There’s lot of people at buffet-style meal, so the quarters are a little tight and getting the food could be a challenge, so it might be best to bring somebody who can help.

It’s totally worth the effort though, and at the end of the show you can get your pictures taken with the performers.

Luau fire dancers
Luau dancers

Kiera with luau dancers

Getting Around

First of all, there are chickens. Everywhere.

They’re in the parks, they’re on the roads, they’re on the sidewalks and they’re under picnic tables.They’re completely harmless, and usually get out of the way, but they’re noisy, and one will almost certainly wake you up at some point during your stay.

Kauai has one main road that is kind of shaped like a horseshoe around the island. It is not possible to drive around the whole island as the rugged Nāpali Coast and the canyon make road building impossible on part of the north coast.

Greenery around a road in Kauai

We rented a normal minivan to get around, as I’m pretty good at getting in and out of vehicles, so don’t have personal experience with specially-adapted vehicles.

I’ve done a bit of research, and it looks like most of the car rental agencies can provide hand controls with notice. This company also has lift equipped vehicles. The bus system is all lift-equipped, but the service times aren’t great, so it’s best to rent a vehicle if possible.

As I mentioned, we stayed at the Kauai Marriott Resort. It’s near Lihue, which has everything you need from a Wal-Mart to fast food, tours and more.

We booked an accessible room with a large bathroom and a garden view. It was easy to get in and out, to attend the various craft workshops and activities, and to get to the restaurant.

Most importantly the beach was just outside!It’s not paved or anything, and there’s no sand chairs availble, but luckily I can walk a bit with help so it wasn’t too tough getting to the loungers.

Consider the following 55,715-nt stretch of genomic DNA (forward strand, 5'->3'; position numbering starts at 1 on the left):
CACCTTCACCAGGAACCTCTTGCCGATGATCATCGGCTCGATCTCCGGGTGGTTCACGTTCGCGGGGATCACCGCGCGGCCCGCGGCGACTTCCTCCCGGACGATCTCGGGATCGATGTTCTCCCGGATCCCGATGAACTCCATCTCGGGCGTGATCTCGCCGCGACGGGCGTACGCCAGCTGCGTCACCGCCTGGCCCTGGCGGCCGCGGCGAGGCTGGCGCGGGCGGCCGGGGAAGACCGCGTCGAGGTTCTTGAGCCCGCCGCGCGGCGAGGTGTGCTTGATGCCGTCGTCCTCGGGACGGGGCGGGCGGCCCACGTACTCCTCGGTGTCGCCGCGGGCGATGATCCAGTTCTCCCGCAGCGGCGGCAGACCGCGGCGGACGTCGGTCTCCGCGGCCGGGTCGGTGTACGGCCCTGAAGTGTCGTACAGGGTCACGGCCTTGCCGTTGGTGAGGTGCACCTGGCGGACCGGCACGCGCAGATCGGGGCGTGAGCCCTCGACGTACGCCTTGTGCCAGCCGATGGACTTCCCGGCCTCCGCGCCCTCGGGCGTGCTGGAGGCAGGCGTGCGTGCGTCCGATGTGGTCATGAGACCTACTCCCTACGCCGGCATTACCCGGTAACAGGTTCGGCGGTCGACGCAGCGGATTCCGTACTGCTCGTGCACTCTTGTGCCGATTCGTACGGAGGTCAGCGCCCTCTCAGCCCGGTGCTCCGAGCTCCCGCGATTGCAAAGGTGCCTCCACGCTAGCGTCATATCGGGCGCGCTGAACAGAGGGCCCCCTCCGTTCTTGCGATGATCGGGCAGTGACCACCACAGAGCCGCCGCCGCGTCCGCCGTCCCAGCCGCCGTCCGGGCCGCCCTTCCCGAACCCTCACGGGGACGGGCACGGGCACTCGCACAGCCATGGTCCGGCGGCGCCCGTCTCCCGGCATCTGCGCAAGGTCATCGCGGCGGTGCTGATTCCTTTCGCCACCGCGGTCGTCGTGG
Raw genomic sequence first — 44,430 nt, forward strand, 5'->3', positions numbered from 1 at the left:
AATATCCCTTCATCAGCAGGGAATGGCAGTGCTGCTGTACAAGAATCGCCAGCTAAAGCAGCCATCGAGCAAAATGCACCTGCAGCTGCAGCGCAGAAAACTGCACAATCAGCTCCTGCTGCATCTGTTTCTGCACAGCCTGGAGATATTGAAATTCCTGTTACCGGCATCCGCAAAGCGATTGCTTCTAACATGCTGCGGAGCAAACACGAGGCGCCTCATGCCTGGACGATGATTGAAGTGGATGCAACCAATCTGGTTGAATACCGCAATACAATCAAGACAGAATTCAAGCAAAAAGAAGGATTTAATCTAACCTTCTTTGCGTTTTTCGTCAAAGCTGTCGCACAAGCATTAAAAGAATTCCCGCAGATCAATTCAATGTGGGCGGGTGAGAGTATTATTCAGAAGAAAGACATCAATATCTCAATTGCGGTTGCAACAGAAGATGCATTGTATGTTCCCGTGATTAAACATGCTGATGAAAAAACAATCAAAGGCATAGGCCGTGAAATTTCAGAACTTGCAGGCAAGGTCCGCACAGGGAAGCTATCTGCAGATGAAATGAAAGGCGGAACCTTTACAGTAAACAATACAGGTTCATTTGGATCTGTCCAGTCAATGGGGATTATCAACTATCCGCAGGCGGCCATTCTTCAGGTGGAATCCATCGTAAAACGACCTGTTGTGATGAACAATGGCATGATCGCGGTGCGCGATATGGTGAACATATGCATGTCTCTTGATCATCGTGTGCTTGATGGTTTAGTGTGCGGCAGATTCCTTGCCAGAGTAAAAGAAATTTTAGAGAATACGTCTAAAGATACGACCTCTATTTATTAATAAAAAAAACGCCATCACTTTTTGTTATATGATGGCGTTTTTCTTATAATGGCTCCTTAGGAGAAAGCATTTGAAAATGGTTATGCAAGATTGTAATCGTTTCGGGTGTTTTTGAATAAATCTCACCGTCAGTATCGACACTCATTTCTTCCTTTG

Overall, I loved Kauai. From a disability perspective, it’s mostly flat, with good curb cuts, paved pathways near or on a ton of beaches and plenty of ramps and accessible infrastructure. It has stunning weather, amazing natural beauty, and while it’s has plenty of tourists (it’s Hawaii afterall), it’s probably the least touristed in the state.

Overall, it’s like one big small town with all the comforts and services you need with an incredible variety of attractions, nature and things to do. It was worth the 26-hour flight.

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5 comentários

Tiffany Webb
Tiffany Webb
16 de mar. de 2020

Wow, Kauai sounds beautiful! Congratulations on an amazingly well-written review. Take great pride in the knowledge you are providing valuable information to others.


Great review, very interesting. I want to go. I can't wait to read your next review.

Susan Lucaa


I enjoyed the story telling and photos. Especially nostalgic as I visited Kauai long ago, but you made it feel like a recent memory!


Michael Lucas
Michael Lucas
15 de mar. de 2020

Great job K, I almost felt like I was there. :)


Hazel Lucas
Hazel Lucas
15 de mar. de 2020

Well done Kiera, Michelle and Devin. Great information, great pictures, and it truly makes me want to visit Kauai. Take me next time you go Kiera...Love Nanny xo